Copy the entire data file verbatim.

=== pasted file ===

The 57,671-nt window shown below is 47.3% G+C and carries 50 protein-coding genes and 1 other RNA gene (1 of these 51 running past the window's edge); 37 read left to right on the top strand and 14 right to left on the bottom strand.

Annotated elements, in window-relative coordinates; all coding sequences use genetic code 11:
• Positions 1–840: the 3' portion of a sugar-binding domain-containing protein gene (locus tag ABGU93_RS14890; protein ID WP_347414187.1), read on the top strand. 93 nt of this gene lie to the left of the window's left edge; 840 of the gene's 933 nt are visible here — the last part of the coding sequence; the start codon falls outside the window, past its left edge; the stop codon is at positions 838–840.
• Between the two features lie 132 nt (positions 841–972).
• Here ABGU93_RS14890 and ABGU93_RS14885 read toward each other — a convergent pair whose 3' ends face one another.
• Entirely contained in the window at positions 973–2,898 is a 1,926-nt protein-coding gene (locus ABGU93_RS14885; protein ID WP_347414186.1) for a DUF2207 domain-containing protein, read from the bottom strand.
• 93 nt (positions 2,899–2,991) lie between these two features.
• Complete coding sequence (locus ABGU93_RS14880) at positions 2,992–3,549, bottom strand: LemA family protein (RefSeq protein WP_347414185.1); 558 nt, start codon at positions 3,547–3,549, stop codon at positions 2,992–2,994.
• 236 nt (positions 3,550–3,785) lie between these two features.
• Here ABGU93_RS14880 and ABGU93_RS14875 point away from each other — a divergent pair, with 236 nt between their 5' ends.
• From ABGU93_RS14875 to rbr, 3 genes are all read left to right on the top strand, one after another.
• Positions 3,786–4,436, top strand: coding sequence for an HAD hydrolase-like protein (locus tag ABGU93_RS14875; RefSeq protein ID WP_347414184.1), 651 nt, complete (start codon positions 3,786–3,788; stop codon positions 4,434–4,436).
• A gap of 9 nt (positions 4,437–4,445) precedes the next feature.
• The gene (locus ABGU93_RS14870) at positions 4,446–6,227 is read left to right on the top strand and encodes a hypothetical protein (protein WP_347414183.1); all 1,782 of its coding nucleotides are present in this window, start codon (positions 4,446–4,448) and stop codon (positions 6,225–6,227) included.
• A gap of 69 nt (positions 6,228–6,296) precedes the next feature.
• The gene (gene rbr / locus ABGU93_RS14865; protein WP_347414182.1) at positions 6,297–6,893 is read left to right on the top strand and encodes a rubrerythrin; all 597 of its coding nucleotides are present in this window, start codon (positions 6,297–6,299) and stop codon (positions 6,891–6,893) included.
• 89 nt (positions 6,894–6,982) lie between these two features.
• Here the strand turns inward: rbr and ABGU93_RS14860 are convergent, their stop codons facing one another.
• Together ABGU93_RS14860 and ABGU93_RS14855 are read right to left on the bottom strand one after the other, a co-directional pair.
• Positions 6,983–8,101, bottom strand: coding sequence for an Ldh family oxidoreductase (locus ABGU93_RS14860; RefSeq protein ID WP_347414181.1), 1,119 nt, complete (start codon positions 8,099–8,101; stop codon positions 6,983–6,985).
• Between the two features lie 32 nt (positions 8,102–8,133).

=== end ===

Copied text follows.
The 57,671-nt window shown below is 47.3% G+C and carries 50 protein-coding genes and 1 other RNA gene (1 of these 51 running past the window's edge); 37 read left to right on the top strand and 14 right to left on the bottom strand.

Annotated elements, in window-relative coordinates; all coding sequences use genetic code 11:
• Positions 1–840: the 3' portion of a sugar-binding domain-containing protein gene (locus tag ABGU93_RS14890; protein ID WP_347414187.1), read on the top strand. 93 nt of this gene lie to the left of the window's left edge; 840 of the gene's 933 nt are visible here — the last part of the coding sequence; the start codon falls outside the window, past its left edge; the stop codon is at positions 838–840.
• Between the two features lie 132 nt (positions 841–972).
• Here ABGU93_RS14890 and ABGU93_RS14885 read toward each other — a convergent pair whose 3' ends face one another.
• Entirely contained in the window at positions 973–2,898 is a 1,926-nt protein-coding gene (locus ABGU93_RS14885; protein ID WP_347414186.1) for a DUF2207 domain-containing protein, read from the bottom strand.
• 93 nt (positions 2,899–2,991) lie between these two features.
• Complete coding sequence (locus ABGU93_RS14880) at positions 2,992–3,549, bottom strand: LemA family protein (RefSeq protein WP_347414185.1); 558 nt, start codon at positions 3,547–3,549, stop codon at positions 2,992–2,994.
• 236 nt (positions 3,550–3,785) lie between these two features.
• Here ABGU93_RS14880 and ABGU93_RS14875 point away from each other — a divergent pair, with 236 nt between their 5' ends.
• From ABGU93_RS14875 to rbr, 3 genes are all read left to right on the top strand, one after another.
• Positions 3,786–4,436, top strand: coding sequence for an HAD hydrolase-like protein (locus tag ABGU93_RS14875; RefSeq protein ID WP_347414184.1), 651 nt, complete (start codon positions 3,786–3,788; stop codon positions 4,434–4,436).
• A gap of 9 nt (positions 4,437–4,445) precedes the next feature.
• The gene (locus ABGU93_RS14870) at positions 4,446–6,227 is read left to right on the top strand and encodes a hypothetical protein (protein WP_347414183.1); all 1,782 of its coding nucleotides are present in this window, start codon (positions 4,446–4,448) and stop codon (positions 6,225–6,227) included.
• A gap of 69 nt (positions 6,228–6,296) precedes the next feature.
• The gene (gene rbr / locus ABGU93_RS14865; protein WP_347414182.1) at positions 6,297–6,893 is read left to right on the top strand and encodes a rubrerythrin; all 597 of its coding nucleotides are present in this window, start codon (positions 6,297–6,299) and stop codon (positions 6,891–6,893) included.
• 89 nt (positions 6,894–6,982) lie between these two features.
• Here the strand turns inward: rbr and ABGU93_RS14860 are convergent, their stop codons facing one another.
• Together ABGU93_RS14860 and ABGU93_RS14855 are read right to left on the bottom strand one after the other, a co-directional pair.
• Positions 6,983–8,101, bottom strand: coding sequence for an Ldh family oxidoreductase (locus ABGU93_RS14860; RefSeq protein ID WP_347414181.1), 1,119 nt, complete (start codon positions 8,099–8,101; stop codon positions 6,983–6,985).
• Between the two features lie 32 nt (positions 8,102–8,133).